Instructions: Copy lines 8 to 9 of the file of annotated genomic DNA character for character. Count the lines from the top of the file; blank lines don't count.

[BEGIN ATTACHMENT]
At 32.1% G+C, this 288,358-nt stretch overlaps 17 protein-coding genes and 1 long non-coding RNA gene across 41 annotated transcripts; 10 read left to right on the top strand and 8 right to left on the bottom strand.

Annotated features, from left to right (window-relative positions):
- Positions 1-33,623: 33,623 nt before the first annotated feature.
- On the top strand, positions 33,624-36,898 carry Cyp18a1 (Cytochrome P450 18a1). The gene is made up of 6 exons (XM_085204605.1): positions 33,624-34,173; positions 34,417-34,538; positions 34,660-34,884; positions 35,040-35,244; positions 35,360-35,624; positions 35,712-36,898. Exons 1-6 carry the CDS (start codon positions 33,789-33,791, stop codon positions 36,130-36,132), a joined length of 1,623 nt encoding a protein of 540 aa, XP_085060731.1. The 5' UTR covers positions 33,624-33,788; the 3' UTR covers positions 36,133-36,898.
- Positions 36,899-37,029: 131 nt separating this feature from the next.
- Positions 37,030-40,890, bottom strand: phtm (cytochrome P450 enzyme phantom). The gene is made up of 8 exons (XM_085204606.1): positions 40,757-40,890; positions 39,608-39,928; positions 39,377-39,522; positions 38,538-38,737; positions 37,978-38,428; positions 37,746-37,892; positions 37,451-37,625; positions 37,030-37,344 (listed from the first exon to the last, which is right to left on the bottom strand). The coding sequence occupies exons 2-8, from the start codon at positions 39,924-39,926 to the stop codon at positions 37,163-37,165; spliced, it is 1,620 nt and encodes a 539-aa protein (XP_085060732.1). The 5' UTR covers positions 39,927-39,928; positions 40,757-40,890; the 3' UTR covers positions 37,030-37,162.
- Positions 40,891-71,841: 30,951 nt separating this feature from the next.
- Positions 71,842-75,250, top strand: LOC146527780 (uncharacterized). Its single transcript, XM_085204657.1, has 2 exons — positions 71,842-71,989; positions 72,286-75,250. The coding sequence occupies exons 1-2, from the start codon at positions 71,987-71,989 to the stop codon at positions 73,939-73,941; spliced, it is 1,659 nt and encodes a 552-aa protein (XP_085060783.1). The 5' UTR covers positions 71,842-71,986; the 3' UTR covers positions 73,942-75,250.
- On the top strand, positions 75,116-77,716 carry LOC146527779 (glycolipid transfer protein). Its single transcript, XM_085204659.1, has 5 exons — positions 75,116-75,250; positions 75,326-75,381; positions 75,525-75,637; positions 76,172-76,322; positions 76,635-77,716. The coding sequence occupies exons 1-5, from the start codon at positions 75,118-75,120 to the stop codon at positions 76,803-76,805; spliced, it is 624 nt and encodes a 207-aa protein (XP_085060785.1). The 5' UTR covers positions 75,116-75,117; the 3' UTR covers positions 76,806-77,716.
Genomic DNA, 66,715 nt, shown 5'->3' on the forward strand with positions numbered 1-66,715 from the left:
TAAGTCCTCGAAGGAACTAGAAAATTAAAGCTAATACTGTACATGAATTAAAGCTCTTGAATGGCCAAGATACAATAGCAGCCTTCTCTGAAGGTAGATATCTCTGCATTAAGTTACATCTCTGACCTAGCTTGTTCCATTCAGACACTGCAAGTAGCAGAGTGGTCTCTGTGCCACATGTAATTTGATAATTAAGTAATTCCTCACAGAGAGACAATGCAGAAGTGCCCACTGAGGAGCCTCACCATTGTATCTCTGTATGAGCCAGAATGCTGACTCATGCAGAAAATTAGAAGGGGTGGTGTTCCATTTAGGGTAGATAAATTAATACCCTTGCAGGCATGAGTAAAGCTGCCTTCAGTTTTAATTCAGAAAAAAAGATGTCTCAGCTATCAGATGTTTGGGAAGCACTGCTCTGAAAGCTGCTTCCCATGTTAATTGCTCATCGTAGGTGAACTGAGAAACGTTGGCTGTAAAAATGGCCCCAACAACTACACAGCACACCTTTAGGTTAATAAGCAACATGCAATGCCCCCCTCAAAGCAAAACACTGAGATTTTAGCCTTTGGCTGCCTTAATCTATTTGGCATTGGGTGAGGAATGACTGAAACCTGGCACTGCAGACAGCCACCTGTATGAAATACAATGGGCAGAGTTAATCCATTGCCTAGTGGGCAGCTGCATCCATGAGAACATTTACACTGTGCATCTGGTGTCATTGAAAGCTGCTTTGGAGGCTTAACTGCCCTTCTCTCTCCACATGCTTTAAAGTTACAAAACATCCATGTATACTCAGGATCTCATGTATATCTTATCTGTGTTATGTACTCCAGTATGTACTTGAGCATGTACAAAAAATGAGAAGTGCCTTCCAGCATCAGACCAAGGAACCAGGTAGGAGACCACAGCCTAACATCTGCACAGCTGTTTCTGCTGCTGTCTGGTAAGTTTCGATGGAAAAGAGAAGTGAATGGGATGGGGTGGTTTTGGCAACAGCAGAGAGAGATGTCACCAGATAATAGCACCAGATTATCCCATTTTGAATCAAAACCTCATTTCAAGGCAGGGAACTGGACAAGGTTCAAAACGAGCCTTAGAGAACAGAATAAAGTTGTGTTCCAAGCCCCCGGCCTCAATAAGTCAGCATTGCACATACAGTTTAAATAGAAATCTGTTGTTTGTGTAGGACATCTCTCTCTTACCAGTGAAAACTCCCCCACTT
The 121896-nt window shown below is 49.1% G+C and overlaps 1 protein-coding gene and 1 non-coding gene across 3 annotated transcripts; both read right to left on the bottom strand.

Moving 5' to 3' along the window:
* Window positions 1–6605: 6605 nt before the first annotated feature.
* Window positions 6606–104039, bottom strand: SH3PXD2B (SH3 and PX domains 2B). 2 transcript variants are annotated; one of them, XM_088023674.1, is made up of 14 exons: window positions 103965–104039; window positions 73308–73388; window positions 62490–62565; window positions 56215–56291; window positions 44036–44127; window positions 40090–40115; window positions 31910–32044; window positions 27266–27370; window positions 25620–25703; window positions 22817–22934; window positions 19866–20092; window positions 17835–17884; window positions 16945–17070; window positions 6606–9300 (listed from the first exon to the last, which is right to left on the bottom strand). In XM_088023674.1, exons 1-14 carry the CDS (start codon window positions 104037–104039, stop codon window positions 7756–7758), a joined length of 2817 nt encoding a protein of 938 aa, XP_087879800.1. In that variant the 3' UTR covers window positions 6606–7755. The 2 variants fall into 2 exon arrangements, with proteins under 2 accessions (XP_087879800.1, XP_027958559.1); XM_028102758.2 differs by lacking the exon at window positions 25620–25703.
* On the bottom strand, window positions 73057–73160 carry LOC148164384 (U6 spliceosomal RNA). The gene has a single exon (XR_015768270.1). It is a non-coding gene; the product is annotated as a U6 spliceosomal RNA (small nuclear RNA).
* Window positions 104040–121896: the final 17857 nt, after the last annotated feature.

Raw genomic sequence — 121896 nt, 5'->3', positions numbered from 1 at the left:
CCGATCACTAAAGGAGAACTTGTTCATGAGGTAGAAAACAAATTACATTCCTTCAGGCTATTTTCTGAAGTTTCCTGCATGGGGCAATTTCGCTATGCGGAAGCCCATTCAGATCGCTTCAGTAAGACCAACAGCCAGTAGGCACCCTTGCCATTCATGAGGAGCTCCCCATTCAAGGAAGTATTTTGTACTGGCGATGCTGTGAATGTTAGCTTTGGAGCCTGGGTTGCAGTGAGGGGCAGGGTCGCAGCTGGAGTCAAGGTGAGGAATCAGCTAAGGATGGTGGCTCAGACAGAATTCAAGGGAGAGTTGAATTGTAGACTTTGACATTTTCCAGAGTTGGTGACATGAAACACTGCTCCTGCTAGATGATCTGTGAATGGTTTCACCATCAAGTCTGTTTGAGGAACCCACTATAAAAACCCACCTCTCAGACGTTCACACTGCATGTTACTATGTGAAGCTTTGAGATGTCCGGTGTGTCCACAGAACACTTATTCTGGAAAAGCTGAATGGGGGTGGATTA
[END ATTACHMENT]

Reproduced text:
- Positions 71,842-75,250, top strand: LOC146527780 (uncharacterized). Its single transcript, XM_085204657.1, has 2 exons — positions 71,842-71,989; positions 72,286-75,250. The coding sequence occupies exons 1-2, from the start codon at positions 71,987-71,989 to the stop codon at positions 73,939-73,941; spliced, it is 1,659 nt and encodes a 552-aa protein (XP_085060783.1). The 5' UTR covers positions 71,842-71,986; the 3' UTR covers positions 73,942-75,250.
- On the top strand, positions 75,116-77,716 carry LOC146527779 (glycolipid transfer protein). Its single transcript, XM_085204659.1, has 5 exons — positions 75,116-75,250; positions 75,326-75,381; positions 75,525-75,637; positions 76,172-76,322; positions 76,635-77,716. The coding sequence occupies exons 1-5, from the start codon at positions 75,118-75,120 to the stop codon at positions 76,803-76,805; spliced, it is 624 nt and encodes a 207-aa protein (XP_085060785.1). The 5' UTR covers positions 75,116-75,117; the 3' UTR covers positions 76,806-77,716.